In a similar vein, the Missouri Green Party has a platform plank that would allow parties to replace the primary election with a convention or caucus to nominate its candidates. One local Green expresses the concern that a major corporation like Monsanto could file its own candidates for party committee, take over the party, and bring the party’s work against the company’s genetic engineering technology and products to a halt. Neither the Green Party of the United States (with whom the Missouri Green Party is not affiliated) nor the Progressive Party of Missouri (the state’s GPUS affiliate) have any similar plank.

But enough of this “fair and balanced” review of this issue. It is up to Secretary of State Carnahan to enforce the law that exists, not the law she would like to exist. Any changes to current law are the province of the legislature, and it’s already too late to change the rules for this election. I think Robin overstepped her authority. Perhaps she needs to be reminded that manipulating filings for office is what got Democratic Secretary of State Judi Moriarity impeached in the 1990s.


Anonymous Anonymous said...

Please read the statutes.

March 15, 2006 at 10:30 AM  
Blogger St. Louis Oracle said...

I did, Chris. What's your point?

March 15, 2006 at 11:54 AM  
Blogger Michael Allen said...

Are Democrats worried that Miller might win their nomination? If so, that's not exactly a good sign of the strength of that party.

If a political party legally can refuse a filing fee, then all sorts of exclusion could start happening. You mention the Missouri Green Party and its leader's desire to have secret candidate selection; Carnahan's decision would allow that party (if it ever got ballot status) to refuse to deposit any filing fee that did not come from a candidate that it chose secretly. That way, the party could avoid the legal requirements for a primary and still retain ballot status. Such a scenario is disturbing given that the state's ballot access laws make it very, very difficult to run as an independent or to start a new political party.

March 15, 2006 at 5:26 PM  
Blogger Anchorage Activist said...

In Alaska, a candidate can choose to run under the label of any recognized party and the candidate automatically appears on the chosen party's ballot during primary elections. A party cannot exclude a candidate from the ballot, but is certainly free to verbally disavow the candidate. This solution effectively balances accessibility with agenda control.

The Republicans come off as being particularly hypocritical in the Miller situation. They loudly proclaim themselves to be the party of "morality" and "family values", yet they rejected a combat veteran and a family man because he's a white nationalist, but accepted a candidate who is a transgendered activist. Both major parties are now virtually identical to one another; both are nothing more than two wings of the same bird of prey.

March 17, 2006 at 7:05 PM  
Blogger Kn@ppster said...

It's a tough issue all around. There are competing interests involved that are difficult to untangle.

As the Oracle can attest, ballot access is a cast-iron bitch for the Greens and other "third" parties to achieve and maintain (we Libertarians have managed it, just barely, for 14 consecutive years now while other parties have made the cut once or twice then fallen below the arbitrary standards).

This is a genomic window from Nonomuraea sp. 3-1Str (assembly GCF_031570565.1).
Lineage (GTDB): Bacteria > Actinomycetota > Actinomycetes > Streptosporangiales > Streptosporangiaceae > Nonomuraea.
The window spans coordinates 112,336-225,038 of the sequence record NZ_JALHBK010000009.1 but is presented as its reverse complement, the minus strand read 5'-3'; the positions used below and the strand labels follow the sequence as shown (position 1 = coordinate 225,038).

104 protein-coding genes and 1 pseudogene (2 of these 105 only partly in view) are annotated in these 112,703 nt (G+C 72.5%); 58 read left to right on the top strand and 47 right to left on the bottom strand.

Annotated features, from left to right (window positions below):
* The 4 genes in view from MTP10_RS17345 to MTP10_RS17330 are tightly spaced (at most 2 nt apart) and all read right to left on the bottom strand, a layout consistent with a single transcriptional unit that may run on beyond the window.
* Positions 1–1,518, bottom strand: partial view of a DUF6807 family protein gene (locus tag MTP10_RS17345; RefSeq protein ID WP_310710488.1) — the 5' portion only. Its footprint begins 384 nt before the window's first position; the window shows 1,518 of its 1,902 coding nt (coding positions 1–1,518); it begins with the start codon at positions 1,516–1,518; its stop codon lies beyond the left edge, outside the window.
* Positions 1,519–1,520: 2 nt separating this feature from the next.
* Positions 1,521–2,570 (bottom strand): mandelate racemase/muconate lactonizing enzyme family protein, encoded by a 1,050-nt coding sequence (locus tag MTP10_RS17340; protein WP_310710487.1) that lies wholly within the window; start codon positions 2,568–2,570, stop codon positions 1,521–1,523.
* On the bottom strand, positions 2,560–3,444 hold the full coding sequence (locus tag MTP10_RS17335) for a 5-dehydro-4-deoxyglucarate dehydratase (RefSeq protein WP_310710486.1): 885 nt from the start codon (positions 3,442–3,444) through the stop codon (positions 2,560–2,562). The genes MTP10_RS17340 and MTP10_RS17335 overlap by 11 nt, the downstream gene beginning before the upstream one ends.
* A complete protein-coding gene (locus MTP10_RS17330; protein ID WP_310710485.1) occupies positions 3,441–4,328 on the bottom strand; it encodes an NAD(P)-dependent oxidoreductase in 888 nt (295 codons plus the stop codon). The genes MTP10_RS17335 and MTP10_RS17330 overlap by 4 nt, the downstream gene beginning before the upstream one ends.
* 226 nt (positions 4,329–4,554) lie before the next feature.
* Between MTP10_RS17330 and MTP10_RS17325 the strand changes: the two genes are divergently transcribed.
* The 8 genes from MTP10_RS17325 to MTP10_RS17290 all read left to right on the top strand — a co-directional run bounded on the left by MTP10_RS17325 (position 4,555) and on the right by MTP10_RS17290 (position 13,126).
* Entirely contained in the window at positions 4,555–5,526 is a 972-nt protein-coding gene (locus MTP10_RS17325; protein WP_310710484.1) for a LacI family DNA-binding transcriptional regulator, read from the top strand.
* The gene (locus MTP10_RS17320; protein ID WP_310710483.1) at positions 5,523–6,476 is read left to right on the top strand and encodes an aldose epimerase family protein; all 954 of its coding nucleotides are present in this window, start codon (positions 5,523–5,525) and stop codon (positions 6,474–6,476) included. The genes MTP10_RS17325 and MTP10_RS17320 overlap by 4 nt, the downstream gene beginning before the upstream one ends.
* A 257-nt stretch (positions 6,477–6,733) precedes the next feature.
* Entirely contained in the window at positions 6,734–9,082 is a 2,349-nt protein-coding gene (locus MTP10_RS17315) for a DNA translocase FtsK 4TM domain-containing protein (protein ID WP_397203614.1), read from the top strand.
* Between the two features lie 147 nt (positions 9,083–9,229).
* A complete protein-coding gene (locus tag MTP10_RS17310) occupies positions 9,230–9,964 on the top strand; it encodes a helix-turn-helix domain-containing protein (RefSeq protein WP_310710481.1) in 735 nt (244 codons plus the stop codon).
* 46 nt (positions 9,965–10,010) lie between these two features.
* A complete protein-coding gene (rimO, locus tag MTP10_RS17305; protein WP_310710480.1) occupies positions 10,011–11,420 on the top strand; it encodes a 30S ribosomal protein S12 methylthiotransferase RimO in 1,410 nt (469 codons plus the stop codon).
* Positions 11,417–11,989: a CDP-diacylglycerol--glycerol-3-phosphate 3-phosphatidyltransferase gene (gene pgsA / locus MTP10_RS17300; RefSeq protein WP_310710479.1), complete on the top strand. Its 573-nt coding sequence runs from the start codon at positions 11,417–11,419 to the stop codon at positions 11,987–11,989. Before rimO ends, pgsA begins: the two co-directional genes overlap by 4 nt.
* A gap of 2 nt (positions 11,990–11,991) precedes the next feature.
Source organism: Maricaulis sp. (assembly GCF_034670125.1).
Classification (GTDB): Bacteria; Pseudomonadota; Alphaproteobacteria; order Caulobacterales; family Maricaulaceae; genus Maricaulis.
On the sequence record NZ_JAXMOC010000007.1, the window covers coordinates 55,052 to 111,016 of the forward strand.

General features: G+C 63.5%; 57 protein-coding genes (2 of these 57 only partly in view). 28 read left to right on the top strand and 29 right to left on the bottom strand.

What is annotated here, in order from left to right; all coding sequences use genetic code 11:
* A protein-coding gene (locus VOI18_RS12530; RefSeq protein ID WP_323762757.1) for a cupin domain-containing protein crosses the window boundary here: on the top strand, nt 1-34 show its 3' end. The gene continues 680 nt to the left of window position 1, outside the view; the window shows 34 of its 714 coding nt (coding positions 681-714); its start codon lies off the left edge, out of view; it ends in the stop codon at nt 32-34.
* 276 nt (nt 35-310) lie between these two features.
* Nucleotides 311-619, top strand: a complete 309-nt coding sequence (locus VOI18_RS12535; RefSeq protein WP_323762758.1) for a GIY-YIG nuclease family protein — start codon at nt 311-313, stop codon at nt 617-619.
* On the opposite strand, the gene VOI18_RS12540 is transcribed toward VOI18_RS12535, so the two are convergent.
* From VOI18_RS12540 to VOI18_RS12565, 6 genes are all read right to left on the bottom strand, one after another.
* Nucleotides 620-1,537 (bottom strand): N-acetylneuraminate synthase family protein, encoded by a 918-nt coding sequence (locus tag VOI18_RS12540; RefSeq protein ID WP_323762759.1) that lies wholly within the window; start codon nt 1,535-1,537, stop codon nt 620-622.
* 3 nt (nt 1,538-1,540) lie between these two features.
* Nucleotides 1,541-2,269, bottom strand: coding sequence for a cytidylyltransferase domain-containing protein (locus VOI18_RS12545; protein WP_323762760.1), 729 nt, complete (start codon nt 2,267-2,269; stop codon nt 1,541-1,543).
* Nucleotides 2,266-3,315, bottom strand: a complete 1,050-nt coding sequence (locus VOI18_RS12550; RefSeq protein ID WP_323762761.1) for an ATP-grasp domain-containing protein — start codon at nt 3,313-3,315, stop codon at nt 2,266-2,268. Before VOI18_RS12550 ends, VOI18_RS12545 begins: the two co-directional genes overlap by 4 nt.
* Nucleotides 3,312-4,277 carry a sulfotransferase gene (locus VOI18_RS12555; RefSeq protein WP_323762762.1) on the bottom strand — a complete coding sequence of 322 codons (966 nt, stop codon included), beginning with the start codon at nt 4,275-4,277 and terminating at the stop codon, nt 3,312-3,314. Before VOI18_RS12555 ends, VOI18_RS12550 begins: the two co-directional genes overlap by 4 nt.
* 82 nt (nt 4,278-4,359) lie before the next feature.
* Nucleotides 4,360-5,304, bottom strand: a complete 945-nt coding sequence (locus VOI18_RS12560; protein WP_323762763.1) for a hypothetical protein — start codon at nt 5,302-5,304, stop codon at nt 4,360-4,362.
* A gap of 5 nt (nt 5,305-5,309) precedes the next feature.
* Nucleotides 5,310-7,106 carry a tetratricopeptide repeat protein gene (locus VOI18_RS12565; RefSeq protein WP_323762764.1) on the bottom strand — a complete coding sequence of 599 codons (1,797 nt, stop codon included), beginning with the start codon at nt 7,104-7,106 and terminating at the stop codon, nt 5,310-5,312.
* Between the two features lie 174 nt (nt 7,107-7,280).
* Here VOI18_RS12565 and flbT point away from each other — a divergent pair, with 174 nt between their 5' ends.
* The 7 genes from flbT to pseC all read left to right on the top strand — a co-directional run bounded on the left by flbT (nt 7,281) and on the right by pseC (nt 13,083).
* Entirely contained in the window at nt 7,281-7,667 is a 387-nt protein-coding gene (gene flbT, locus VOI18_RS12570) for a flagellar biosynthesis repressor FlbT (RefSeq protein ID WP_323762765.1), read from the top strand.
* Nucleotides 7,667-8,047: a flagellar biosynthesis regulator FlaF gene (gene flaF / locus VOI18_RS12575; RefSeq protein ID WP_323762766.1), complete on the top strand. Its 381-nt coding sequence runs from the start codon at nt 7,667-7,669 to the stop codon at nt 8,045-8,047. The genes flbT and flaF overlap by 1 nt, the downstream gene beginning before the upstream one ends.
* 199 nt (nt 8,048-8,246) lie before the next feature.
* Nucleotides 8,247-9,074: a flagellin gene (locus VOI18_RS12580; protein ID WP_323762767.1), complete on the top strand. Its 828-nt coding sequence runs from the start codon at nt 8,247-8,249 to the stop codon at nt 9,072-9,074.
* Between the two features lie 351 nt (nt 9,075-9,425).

There's a party interest in being able to maintain that ballot access, and to use it to field candidates which represent the party's principles.

There's also a reasonably posited public interest in candidates being able to get their names on the ballot -- and the ballot access laws provide an incentive to do so on the ticket of an "established" party rather than as independents or with parties which don't have "automatic" access.

What we probably need is overall ballot access (and voting) reform. The Greens have proposed a party "opt-out" of primaries to nominate by caucus or convention. That would be a good start, anyway. At the far end (the polling place), the Greens advocate Instant Runoff Voting while I personally prefer Approval Voting. But the voting end is secondary in this discussion -- I just threw it in because I could.

Tom Knapp

March 19, 2006 at 8:35 PM  
Anonymous Joseph C. Keller, M. D. said...

This is "privatization" (i.e., forcible theft) of the most fundamental institution of representative government, the ballot. Now the ballot belongs to the Democrats, the Republicans, the Libertarians (potheads), etc., but not to the people or to the State of Missouri. We no longer have representative government. The government is illegal. When they run out of money to pay their goons, they're done for.

Few will sign a ballot access petition for anyone controversial (i.e., meaningful). Would you vote if YOUR vote, signed by you, were on public file at the statehouse forever? If the Dems have the right to reject Miller's candidacy, then the petition requirement must be void. Otherwise there is no free election.

March 22, 2006 at 6:16 PM  
Anonymous Anonymous said...

A man walks into a bar (no joke here). He's already drunk, and he's annoying the customers. He starts shouting for a bartender or a waiter. The manager comes up to him and tells him politely to leave.

The guy slaps a $10 on the table. "I want my drinks!" The manager tells him to take his $10 and leave. After some back and forth, the drunk finally stumbles out the door, mumbling about how he paid for his drinks and he wants them. The manager follows him out and stuffs the $10 bill in the drunk's shirt pocket.

The guy's paid for his drinks. Why can't he have them??

March 28, 2006 at 7:46 AM